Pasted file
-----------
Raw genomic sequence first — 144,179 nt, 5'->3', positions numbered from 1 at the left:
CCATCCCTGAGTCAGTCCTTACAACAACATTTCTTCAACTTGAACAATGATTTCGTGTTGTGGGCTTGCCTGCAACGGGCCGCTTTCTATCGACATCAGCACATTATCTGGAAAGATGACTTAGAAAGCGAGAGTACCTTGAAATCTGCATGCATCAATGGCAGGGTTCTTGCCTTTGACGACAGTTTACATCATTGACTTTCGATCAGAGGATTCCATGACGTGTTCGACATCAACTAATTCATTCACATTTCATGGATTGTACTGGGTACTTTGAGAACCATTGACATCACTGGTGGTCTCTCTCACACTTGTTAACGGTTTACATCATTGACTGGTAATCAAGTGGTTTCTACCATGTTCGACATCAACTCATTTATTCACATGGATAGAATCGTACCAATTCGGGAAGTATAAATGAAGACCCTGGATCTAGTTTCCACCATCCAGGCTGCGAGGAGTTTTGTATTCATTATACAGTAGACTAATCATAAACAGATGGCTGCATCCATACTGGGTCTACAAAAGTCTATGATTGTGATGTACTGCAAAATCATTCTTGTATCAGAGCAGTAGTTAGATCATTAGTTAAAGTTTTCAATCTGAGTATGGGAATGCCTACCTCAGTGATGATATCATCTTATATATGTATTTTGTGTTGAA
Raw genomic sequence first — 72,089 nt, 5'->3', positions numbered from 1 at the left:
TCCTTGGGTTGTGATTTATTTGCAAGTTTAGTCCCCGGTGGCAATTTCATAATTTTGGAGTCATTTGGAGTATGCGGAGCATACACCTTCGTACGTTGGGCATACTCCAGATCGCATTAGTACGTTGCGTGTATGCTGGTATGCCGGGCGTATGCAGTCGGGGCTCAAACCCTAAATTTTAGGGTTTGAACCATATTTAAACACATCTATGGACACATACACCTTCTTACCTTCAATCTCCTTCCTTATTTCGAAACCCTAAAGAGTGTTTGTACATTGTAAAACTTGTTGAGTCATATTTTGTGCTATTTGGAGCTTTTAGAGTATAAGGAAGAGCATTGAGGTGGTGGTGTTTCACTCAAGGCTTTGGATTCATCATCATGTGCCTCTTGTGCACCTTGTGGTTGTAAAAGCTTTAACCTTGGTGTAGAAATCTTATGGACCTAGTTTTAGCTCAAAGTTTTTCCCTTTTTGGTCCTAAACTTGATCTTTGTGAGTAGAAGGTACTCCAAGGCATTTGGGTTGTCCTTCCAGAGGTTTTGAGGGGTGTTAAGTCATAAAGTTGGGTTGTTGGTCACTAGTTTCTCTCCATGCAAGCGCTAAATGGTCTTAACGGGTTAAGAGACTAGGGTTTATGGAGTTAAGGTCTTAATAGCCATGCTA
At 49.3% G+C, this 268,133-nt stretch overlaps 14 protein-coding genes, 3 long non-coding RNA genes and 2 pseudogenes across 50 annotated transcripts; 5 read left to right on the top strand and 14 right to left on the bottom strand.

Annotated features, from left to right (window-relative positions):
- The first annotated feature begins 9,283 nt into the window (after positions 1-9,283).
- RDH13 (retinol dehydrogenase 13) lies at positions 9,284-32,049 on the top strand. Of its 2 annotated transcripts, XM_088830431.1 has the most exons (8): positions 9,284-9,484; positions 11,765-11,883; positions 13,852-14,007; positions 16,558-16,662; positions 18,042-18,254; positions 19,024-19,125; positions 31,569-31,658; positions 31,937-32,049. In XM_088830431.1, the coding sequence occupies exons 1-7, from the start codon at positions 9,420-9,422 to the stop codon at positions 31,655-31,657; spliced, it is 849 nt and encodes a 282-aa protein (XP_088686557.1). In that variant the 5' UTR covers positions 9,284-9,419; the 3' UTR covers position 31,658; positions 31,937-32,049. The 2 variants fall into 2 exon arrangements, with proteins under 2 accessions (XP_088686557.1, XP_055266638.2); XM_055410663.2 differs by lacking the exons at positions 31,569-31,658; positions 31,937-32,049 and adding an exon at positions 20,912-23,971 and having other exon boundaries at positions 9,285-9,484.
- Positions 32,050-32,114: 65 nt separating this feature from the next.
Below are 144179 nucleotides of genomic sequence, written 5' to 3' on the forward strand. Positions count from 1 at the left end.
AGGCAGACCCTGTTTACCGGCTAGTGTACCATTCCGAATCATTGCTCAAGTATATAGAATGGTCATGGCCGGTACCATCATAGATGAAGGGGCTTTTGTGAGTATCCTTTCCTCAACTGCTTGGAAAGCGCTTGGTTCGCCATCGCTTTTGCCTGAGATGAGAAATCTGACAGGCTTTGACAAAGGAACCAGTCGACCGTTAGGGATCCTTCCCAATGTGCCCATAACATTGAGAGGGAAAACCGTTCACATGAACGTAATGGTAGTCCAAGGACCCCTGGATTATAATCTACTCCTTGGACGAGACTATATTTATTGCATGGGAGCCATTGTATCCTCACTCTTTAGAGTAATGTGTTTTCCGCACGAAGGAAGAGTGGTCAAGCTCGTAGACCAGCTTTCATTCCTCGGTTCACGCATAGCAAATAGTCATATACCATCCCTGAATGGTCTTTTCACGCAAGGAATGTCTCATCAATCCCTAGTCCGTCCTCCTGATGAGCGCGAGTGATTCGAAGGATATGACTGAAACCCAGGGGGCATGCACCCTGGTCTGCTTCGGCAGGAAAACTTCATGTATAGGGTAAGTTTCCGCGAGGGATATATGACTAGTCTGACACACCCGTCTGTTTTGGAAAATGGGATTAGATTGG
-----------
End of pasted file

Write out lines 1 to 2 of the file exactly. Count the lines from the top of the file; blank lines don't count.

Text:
Raw genomic sequence first — 144,179 nt, 5'->3', positions numbered from 1 at the left:
CCATCCCTGAGTCAGTCCTTACAACAACATTTCTTCAACTTGAACAATGATTTCGTGTTGTGGGCTTGCCTGCAACGGGCCGCTTTCTATCGACATCAGCACATTATCTGGAAAGATGACTTAGAAAGCGAGAGTACCTTGAAATCTGCATGCATCAATGGCAGGGTTCTTGCCTTTGACGACAGTTTACATCATTGACTTTCGATCAGAGGATTCCATGACGTGTTCGACATCAACTAATTCATTCACATTTCATGGATTGTACTGGGTACTTTGAGAACCATTGACATCACTGGTGGTCTCTCTCACACTTGTTAACGGTTTACATCATTGACTGGTAATCAAGTGGTTTCTACCATGTTCGACATCAACTCATTTATTCACATGGATAGAATCGTACCAATTCGGGAAGTATAAATGAAGACCCTGGATCTAGTTTCCACCATCCAGGCTGCGAGGAGTTTTGTATTCATTATACAGTAGACTAATCATAAACAGATGGCTGCATCCATACTGGGTCTACAAAAGTCTATGATTGTGATGTACTGCAAAATCATTCTTGTATCAGAGCAGTAGTTAGATCATTAGTTAAAGTTTTCAATCTGAGTATGGGAATGCCTACCTCAGTGATGATATCATCTTATATATGTATTTTGTGTTGAA